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Aura’s House Fund Raising Tips and Tricks

20 January 2011 No Comment

Hi there. This page/post is a work in progress so if you have your own tips or tricks to add, please leave them in the comments.

When I first started trying to raise $4500 for my sponsored child Aura’s new brick home back in 2004, it was a daunting task. I didn’t know how to raise money and worse yet, I didn’t (and still don’t) like asking people for money. What to do? Well, I tried to read up on the subject and did some homework before rolling up my sleeves and getting to work. Sure enough, in just four short months I had raised $5700- enough to not only buy a home for Aura, but $500 for furniture and $700 for desks for her village’s school! After that first project funded, my new friend whom I met through the site, Anastasia Yecke and myself started fund raising for another family. -And so it went until we reached the present moment. The site is still running and we’ve raised over $73,000 for hundreds of needy children in developing countries. Not bad for someone who doesn’t like to fund raise! 🙂

Anyway, here are some of my tips and tricks in no particular order. I hope they will be helpful to anyone raising funds for their children both on our site or elsewhere.

OK. Here we go:

Do Your Homework

Research research research! There’s a lot of material online and offline that can help you with your fund raising goal. I used Cross Cultural Solutions Fund Raising Guide (PDF) and found it VERY helpful. I also listed more resources and tips at the Aura’s House How You Can Help page.  Knowledge is power, so the more you learn, the more effective you will be.

DO Ask Your Friends, Family, Coworkers, Acquaintances to Donate to Your Project

The more people you ask, the better your chances of raising funds. Don’t be shy. Most people are glad to help with a small (and sometimes large!) gift. Be open to accepting donations online as well as cash donations directly to you that you can eventually turn in as an online payment or check.  I personally recommend a PERSONALIZED email campaign. (More on that in a moment…) Also, consider making a donation jar out of an old milk jug and putting it on your desk at work or in the trusted care of a secretary in your workplace’s common area. Make sure the jug is labeled well with your cause and all the information.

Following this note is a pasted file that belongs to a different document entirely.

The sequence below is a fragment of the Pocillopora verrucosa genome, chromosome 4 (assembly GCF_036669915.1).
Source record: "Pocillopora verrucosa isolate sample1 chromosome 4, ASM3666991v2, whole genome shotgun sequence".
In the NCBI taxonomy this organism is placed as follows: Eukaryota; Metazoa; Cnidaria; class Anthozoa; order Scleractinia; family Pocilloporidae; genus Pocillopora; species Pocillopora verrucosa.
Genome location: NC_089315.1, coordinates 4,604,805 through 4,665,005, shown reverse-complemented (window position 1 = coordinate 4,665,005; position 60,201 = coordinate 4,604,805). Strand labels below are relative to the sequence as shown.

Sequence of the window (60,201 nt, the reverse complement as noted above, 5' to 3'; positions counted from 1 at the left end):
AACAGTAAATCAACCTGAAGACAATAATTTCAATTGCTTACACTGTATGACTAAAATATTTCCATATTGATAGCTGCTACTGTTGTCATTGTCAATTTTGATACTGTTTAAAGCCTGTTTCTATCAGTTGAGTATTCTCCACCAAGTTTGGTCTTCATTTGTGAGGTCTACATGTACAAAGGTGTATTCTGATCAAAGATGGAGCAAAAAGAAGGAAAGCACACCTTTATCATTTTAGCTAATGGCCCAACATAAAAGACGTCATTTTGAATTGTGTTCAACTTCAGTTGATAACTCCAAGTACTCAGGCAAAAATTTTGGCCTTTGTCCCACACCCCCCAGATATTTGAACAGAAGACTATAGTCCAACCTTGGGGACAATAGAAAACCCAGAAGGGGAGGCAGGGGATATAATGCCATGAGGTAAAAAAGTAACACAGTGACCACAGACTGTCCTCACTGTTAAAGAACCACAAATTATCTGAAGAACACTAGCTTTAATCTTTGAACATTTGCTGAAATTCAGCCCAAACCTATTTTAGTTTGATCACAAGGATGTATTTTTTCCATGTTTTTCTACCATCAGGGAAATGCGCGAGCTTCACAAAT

But Don’t Ask All the Time

Some people in your life might begin to fear running into you if they think you are always going to be asking them for money for one cause or another. I personally don’t ask friends and family for help with projects more than once a year at the most. When I DO ask (after that initial first House Project, that is…) I ask around the holidays when people are more likely to be in a giving mood.

Personalize Your Emails

It’s so much easier to continue walking down the street when you see someone calling for help and there is already a crowd of people standing around. “Surely someone in the crowd will help.” you think to yourself as you catch your bus. However, if you hear the same person calling, “Help me, _____(your name here)!!” You are MUCH more likely to not only stop in your tracks but give the help that is needed. This same logic applies to creating an email campaign asking people you know to donate to your cause. I recommend creating your main message with your goal, why the situation is dire, and how your recipient can be the hero and save the day by making a small gift. This will be the bulk of your message. Save this and then add the personal touches to the beginning and end of your email. Yes, I know this takes more time, but trust me… you will get more donations this way and that’s the goal after all.

Take The Time To Write Your Request Well

There’s apparently an entire art form to wording your message in such a way as to inspire others to give to your worthy cause. I can post more on this later, but in a nutshell:

  • Keep it short and to the point. No rambling on for 5 pages.
  • Outline why the situation is dire as close to the beginning as possible. If you can personalize the story with an example of one child or family who is affected, that would be best.